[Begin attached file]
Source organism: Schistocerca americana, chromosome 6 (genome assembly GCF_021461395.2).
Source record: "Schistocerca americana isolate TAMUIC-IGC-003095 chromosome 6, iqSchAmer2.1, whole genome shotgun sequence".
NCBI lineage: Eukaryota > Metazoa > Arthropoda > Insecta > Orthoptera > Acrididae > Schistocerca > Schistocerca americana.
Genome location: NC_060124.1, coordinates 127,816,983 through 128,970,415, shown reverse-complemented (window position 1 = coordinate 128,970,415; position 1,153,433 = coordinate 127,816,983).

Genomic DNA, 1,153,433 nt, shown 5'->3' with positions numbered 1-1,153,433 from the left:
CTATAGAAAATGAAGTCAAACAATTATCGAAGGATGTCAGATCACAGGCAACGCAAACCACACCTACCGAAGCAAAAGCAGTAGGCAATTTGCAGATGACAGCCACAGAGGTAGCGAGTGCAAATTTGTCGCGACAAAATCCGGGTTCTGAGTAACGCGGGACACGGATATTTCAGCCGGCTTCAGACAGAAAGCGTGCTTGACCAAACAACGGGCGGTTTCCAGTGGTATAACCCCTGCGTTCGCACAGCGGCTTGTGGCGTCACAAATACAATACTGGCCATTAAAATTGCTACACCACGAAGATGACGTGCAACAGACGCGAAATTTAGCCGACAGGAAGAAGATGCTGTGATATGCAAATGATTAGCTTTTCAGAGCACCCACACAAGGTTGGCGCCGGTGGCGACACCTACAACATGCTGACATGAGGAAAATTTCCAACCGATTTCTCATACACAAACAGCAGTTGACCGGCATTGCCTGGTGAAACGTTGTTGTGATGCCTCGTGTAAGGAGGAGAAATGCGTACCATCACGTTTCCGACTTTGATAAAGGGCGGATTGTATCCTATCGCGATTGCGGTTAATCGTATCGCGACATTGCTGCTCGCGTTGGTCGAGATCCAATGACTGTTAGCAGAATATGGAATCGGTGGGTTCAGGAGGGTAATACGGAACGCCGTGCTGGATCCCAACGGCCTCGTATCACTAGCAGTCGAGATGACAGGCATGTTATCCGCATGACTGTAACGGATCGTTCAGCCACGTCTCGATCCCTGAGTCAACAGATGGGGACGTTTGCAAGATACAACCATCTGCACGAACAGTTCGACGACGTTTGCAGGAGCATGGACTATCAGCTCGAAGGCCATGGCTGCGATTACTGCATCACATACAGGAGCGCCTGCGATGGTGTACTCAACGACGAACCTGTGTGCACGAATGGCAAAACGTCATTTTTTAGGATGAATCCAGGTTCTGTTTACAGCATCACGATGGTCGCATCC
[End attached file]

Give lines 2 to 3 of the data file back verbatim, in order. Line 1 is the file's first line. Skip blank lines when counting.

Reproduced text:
Source record: "Schistocerca americana isolate TAMUIC-IGC-003095 chromosome 6, iqSchAmer2.1, whole genome shotgun sequence".
NCBI lineage: Eukaryota > Metazoa > Arthropoda > Insecta > Orthoptera > Acrididae > Schistocerca > Schistocerca americana.